Immunology and Vaccine Development Program The Immunology and Vaccine Development (IVD) Program bring together researchers and clinicians engaged in the study of cancer immunobiology, basic immunology, immunotherapy, vaccinology, and infectious diseases who shared a vision of developing immunologic strategies that could be deployed to harness the immune system for targeting malignancies as well as infectious diseases that develop and progress in immuno-compromised individuals. Modulating the immune system with vaccines for the prevention of human infections has had many very dramatic successes, but the paradigms and strategies for reagent development to prevent diseases such as polio or diphtheria have proven neither adequate nor readily translatable to infections such as HIV and tuberculosis or to the treatment of cancer. The IVD program strengthens existing collaborative interactions, provides opportunities for new collaborations, and promotes a synergy of research efforts that will accelerate progress in cancer immunology, immuno-therapeutics, and cancer vaccine development. The program's 50 members, 96% of whom have peer-reviewed funding, are drawn from all three partners institutions, three schools and 16 departments. The program has $16.8M in peer reviewed funding, including $4.8M from the NCI (direct dollars.) Program members are highly productive and collaborative, with 994 peer-reviewed publications during this grant period, of which 22% were intra-programmatic, 26% were inter-programmatic and 22% were inter-institutional. The program's specific aims are to: 1. Develop a greater breadth of cellular therapy interventional clinical trials, including initiating trials to advance cellular therapy to become an approved standard therapy for leukemia and solid tumors. 2. Define the immunological obstacles in the host and tumor microenvironment that interfere with effective immunotherapeutic targeting of tumors so that strategies can be developed to effectively treat cancers not currently responsive to therapy. 3. Identify, test, and validate improved strategies for infection control in immune compromised cancer patients. 4. Adapt and translate insights from our basic, preclinical, and clinical studies in vaccine biology to enhance immune responses to cancer antigens and improve the efficacy of adoptive T cell transfer.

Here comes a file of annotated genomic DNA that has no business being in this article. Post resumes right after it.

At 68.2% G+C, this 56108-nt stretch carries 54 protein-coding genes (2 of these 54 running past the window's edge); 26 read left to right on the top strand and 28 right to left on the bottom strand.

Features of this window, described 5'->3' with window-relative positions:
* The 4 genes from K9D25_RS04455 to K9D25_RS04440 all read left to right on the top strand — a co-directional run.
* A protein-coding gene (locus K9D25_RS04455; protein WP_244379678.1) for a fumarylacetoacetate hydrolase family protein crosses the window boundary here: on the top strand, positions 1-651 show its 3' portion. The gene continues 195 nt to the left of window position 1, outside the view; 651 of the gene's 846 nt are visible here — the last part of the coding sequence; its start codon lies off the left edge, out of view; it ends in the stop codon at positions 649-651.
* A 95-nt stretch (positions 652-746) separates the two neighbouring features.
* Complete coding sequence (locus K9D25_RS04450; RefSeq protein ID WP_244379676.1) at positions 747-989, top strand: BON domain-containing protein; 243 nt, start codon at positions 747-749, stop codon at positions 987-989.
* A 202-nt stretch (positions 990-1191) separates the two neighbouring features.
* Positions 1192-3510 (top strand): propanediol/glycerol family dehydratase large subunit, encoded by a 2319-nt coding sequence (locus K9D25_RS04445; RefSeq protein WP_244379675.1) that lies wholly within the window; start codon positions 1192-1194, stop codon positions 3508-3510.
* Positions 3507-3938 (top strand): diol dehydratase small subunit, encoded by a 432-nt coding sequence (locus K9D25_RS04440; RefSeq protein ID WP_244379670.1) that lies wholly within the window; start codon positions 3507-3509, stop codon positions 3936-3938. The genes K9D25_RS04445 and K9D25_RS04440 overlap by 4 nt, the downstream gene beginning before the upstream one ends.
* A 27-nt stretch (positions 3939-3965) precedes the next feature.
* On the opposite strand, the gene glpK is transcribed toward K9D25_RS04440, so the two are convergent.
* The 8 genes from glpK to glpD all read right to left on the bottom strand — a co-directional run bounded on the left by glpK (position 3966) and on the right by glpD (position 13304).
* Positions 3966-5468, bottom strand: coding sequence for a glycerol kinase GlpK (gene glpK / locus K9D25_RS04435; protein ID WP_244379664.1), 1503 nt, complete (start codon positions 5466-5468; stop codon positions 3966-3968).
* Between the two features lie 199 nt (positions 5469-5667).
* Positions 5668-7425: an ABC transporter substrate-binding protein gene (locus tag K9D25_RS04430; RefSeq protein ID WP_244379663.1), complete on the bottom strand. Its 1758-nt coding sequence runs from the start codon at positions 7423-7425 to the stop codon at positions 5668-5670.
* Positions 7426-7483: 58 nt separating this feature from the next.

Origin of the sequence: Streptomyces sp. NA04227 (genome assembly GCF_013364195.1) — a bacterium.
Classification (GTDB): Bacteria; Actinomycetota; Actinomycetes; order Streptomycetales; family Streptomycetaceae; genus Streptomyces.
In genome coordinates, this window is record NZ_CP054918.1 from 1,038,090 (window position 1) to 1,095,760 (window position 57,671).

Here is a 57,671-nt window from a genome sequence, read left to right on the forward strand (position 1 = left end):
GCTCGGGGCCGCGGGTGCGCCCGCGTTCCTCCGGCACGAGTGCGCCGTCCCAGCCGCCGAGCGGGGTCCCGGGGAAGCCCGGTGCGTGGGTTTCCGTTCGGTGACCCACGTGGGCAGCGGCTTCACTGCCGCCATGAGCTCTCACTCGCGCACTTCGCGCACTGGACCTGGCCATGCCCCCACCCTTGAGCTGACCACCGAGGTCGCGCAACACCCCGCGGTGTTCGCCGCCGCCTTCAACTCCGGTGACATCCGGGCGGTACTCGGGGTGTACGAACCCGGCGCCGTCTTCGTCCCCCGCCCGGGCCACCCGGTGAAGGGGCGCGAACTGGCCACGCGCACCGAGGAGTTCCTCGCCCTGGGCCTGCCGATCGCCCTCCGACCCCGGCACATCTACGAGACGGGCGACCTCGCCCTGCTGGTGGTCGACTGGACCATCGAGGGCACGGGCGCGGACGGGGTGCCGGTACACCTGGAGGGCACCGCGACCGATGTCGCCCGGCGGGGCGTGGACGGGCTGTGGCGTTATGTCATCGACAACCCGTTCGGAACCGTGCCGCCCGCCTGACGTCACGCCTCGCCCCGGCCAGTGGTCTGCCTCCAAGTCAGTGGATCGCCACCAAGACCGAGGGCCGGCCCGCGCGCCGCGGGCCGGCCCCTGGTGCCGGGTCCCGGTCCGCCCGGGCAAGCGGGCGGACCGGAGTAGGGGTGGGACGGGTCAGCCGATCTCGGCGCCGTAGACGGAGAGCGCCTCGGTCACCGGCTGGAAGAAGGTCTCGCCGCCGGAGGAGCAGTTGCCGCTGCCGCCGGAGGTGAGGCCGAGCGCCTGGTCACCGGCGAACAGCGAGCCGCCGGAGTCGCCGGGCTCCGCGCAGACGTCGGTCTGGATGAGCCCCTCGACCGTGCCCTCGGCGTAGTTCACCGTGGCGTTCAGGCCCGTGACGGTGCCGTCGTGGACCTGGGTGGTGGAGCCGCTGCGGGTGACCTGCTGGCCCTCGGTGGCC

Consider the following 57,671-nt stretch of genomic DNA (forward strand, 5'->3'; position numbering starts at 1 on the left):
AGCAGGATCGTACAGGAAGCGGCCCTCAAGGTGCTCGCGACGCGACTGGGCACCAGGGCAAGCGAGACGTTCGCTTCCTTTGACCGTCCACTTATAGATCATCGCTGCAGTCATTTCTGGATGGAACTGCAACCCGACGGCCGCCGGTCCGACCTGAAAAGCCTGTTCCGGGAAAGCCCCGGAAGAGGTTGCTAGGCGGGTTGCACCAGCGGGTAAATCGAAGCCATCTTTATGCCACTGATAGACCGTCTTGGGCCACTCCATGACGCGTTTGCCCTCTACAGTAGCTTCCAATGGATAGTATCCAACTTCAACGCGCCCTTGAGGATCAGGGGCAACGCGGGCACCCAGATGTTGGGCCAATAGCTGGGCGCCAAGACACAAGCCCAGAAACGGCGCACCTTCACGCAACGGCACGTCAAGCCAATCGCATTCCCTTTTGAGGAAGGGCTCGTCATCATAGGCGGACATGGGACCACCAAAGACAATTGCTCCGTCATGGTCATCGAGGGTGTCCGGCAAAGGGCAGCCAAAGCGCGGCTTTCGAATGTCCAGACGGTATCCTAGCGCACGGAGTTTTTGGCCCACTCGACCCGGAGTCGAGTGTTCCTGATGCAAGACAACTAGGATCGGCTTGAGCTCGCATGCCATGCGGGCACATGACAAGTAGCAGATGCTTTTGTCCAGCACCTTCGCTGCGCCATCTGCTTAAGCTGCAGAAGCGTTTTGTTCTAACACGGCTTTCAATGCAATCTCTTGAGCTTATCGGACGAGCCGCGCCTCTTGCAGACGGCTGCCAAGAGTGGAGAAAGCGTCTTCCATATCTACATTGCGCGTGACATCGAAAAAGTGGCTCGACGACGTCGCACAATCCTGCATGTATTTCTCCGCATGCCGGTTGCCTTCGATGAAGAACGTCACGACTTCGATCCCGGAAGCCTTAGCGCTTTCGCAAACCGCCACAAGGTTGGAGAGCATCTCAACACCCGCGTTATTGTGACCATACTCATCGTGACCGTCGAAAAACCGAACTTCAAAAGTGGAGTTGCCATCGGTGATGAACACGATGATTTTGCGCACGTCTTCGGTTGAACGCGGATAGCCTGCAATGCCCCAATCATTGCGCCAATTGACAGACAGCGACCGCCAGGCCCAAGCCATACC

National Institute of Health (NIH)
National Cancer Institute (NCI)
Center Core Grants (P30)
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Subcommittee I - Career Development (NCI)
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Fred Hutchinson Cancer Research Center
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Holly, Mayumi K; Smith, Jason G (2018) Adenovirus infection of human enteroids reveals interferon sensitivity and preferential infection of goblet cells. J Virol :
Cheng, Heather H (2018) The resounding effect of DNA repair deficiency in prostate cancer. Urol Oncol 36:385-388
Poudel, Kumud R; Roh-Johnson, Minna; Su, Allen et al. (2018) Competition between TIAM1 and Membranes Balances Endophilin A3 Activity in Cancer Metastasis. Dev Cell 45:738-752.e6
Eaton, Keith D; Romine, Perrin E; Goodman, Gary E et al. (2018) Inflammatory Gene Polymorphisms in Lung Cancer Susceptibility. J Thorac Oncol 13:649-659
Bar, Merav; Flowers, Mary E D; Storer, Barry E et al. (2018) Reversal of Low Donor Chimerism after Hematopoietic Cell Transplantation Using Pentostatin and Donor Lymphocyte Infusion: A Prospective Phase II Multicenter Trial. Biol Blood Marrow Transplant 24:308-313
Gauthier, Jordan; Turtle, Cameron J (2018) Insights into cytokine release syndrome and neurotoxicity after CD19-specific CAR-T cell therapy. Curr Res Transl Med 66:50-52
Graves, Scott S; Parker, Maura H; Stone, Diane et al. (2018) Anti-Inducible Costimulator Monoclonal Antibody Treatment of Canine Chronic Graft-versus-Host Disease. Biol Blood Marrow Transplant 24:50-54
Méndez, Eduardo; Rodriguez, Cristina P; Kao, Michael C et al. (2018) A Phase I Clinical Trial of AZD1775 in Combination with Neoadjuvant Weekly Docetaxel and Cisplatin before Definitive Therapy in Head and Neck Squamous Cell Carcinoma. Clin Cancer Res 24:2740-2748
Amundsen, Susan K; Smith, Gerald R (2018) The RecB helicase-nuclease tether mediates Chi hotspot control of RecBCD enzyme. Nucleic Acids Res :
Montgomery, Elizabeth T; Noguchi, Lisa M; Dai, James Y et al. (2018) Acceptability of and Adherence to an Antiretroviral-Based Vaginal Microbicide among Pregnant Women in the United States. AIDS Behav 22:402-411

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